Fertilization Effects on Microbial Resource Limitation in Karst Soil
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Microbes regulate many soil processes including carbon (C), nitrogen (N) and phosphorus (P) transformations, and thus play a key role in energy flow and nutrients release. However, these microbial-controlled processes are strongly dependent on microbial biomass or activity, which is mostly limited by energy and nutrient availability. This is called microbial resource limitation or substrate limitation. The status of microbial resource limitation, however, can be altered in agro-ecosystems due to application of inorganic fertilizers and organic fertilizers (e.g. straw or manure) alone or in combination, because fertilizer inputs may change the relative availability of soil C, N and P.

Studying how soil microbial resource limitation changes under different fertilization strategies is important for identifying effective fertilization strategies to improve soil C sequestration and crop productivity in agro-ecosystems. First of all, microbes are an important C source in soil. Moreover, investigation of soil microbial resource limitation is useful for identifying fertilization strategies in order to improve soil C pool or crop productivity. Although the effects of fertilization on crop growth or production have been commonly studied to identify suitable fertilization strategies, to our knowledge, few studies have directly assessed how microbial resource limitation status changes under different fertilization strategies in agro-ecosystems.

In a paper in Soil and Tillage Research, researchers in the Institute of Subtropical Agriculture, Chinese Academy of Sciences (ISA) investigated the effects of long-term (11 years) fertilization on microbial resource limitation in a karst cropland under maize–soybean rotation. Soil microbial resource limitation was assessed using enzymatic stoichiometry. Six fertilization strategies were included, i.e., i) no fertilization (control), ii) inorganic fertilizers only (NPK), iii) inorganic fertilizers plus a low amount of straw (LSNPK), iv) inorganic fertilizers plus a low amount of manure (LMNPK), v) inorganic fertilizers plus a high amount of straw (HSNPK), and vi) inorganic fertilizers plus a high amount of manure (HMNPK).

The team found that soil microbes were not limited by N, but co-limited by C and P across the six fertilization strategies. However, the degrees of microbial resource limitations were different between the control and fertilizer treatments. Application with inorganic fertilizers only aggravated microbial C limitation, but combined application of inorganic fertilizers and organic matters did not change the status of C limitation relative to the control. None of the fertilizer treatments changed the status of microbial N limitation. The treatments of NPK, LSNPK and LMNPK alleviated microbial P limitation, but HSNPK and HMNPK had no significant effects on P limitation relative to the control. By contrast, the crop production had no significant difference among all fertilizer treatments in the current study. “Our results indicate that fertilizations can change microbial resource limitation status, which might be a more sensitive indicator to identify effective fertilization strategies relative to the crop production.” said CHEN Hao, a doctoral researcher at ISA and corresponding author on the paper.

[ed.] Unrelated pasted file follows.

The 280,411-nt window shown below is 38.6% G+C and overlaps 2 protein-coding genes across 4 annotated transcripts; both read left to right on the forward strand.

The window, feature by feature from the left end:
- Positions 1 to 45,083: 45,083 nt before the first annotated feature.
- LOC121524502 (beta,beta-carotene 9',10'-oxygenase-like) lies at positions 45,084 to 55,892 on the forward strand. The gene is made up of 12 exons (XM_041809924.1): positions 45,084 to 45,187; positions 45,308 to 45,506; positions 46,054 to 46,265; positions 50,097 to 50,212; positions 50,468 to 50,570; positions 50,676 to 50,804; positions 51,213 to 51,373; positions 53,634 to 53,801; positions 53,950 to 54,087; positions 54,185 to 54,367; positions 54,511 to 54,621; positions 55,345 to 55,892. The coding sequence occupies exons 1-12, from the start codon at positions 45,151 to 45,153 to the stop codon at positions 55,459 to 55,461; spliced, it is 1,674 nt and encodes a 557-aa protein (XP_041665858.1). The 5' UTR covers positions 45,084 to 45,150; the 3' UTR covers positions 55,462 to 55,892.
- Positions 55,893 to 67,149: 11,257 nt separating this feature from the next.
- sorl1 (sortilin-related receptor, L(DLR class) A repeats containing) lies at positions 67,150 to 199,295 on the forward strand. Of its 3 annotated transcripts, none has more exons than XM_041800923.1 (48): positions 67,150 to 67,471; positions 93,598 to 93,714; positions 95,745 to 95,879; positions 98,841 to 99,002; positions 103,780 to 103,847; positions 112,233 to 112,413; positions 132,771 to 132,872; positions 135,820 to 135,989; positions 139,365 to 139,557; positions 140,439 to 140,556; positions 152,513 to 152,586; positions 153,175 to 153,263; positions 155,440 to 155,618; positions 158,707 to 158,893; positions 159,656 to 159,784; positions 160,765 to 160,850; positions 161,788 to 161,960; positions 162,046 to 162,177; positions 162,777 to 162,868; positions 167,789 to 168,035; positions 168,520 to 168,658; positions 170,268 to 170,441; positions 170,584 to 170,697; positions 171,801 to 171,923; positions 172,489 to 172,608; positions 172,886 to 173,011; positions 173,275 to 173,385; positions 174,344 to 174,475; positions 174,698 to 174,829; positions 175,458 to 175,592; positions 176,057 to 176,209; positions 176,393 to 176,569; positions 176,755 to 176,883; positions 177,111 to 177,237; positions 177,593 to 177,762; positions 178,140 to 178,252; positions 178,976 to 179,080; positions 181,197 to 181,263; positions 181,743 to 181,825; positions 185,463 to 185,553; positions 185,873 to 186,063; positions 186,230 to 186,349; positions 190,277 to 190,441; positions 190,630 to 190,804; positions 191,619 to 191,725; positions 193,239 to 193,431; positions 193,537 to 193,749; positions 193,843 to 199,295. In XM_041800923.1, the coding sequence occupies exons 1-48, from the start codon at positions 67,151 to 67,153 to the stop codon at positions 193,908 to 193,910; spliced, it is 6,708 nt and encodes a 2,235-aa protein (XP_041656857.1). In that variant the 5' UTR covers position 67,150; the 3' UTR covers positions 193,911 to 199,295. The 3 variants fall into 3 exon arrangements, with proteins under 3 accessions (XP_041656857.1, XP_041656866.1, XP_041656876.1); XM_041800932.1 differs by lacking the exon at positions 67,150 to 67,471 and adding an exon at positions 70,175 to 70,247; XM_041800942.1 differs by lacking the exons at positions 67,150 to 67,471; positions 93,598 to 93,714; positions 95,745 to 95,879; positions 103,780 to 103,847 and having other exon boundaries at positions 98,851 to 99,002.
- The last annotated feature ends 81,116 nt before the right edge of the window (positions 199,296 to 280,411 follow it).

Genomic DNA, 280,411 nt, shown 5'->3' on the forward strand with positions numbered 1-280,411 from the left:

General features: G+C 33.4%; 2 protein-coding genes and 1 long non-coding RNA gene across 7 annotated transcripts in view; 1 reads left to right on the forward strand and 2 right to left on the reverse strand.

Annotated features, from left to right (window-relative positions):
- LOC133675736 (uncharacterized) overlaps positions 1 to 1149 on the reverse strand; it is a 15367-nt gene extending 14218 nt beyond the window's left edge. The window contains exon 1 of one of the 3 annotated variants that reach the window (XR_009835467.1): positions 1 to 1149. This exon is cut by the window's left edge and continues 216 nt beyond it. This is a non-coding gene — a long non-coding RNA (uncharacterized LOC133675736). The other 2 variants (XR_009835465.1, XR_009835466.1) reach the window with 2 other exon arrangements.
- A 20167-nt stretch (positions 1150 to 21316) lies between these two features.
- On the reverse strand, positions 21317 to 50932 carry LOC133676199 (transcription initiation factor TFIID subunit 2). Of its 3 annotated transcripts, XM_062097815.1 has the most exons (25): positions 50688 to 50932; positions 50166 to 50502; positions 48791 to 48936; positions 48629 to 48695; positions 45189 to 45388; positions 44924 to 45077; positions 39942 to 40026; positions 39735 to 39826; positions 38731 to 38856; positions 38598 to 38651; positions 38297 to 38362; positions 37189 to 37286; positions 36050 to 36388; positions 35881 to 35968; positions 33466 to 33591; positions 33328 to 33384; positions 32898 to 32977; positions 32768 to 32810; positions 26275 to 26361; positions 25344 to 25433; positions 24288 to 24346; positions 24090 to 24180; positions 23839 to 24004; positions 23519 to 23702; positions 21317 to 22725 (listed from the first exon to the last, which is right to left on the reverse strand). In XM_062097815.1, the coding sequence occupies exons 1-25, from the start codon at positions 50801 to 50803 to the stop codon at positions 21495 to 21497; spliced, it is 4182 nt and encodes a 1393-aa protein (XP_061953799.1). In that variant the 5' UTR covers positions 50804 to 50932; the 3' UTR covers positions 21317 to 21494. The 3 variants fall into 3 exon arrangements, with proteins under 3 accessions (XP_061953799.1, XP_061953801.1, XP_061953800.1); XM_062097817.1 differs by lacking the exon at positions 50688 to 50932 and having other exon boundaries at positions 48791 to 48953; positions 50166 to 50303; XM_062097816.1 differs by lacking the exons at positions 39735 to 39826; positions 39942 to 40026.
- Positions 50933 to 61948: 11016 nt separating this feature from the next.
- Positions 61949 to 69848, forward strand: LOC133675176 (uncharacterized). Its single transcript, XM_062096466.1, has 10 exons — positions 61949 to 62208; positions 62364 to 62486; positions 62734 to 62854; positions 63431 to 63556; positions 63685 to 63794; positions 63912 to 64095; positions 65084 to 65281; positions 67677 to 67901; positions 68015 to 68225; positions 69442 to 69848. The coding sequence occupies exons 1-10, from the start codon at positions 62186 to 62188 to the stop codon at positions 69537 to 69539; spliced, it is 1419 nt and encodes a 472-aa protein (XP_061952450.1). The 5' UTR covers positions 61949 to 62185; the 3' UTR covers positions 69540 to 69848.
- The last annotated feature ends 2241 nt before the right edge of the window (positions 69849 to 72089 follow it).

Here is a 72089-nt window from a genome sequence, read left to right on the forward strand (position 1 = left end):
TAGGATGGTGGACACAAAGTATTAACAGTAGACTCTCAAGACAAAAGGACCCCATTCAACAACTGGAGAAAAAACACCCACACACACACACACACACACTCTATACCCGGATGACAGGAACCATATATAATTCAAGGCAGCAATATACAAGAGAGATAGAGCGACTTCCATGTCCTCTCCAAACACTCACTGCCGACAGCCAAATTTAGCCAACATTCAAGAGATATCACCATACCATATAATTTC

This study also suggests that karst croplands do not need too much N fertilizer due to the N-rich characteristic, and that combined inorganic and organic fertilization strategies are better than single fertilization strategy in karst croplands.

This work was funded by the National Natural Science Foundation of China (31872691, 41877094, and 31760153), National Key Research and Development Program of China (2016YFC0502404), Natural Science Foundation of Guangxi Province of China (2017GXNSFAA198038), Youth Innovation Promotion Association of CAS to Hao Chen (2019355), Guangxi Bagui Scholarship Program to Dejun Li, and National High-Level Talents Special Support Program to Dejun Li.

The study entitled “Responses of soil microbial resource limitation to multiple fertilization strategies” has been published in Soil and Tillage Research. This article is available for download at https://doi.org/10.1016/j.still.2019.104474 

Effects of fertilizations on indicators of microbial resource limitation (Image by Chen Hao)

Contact: Hao Chen

E-mail: chenhao10902@isa.ac.cn

Institute of Subtropical Agriculture, Chinese Academy of Sciences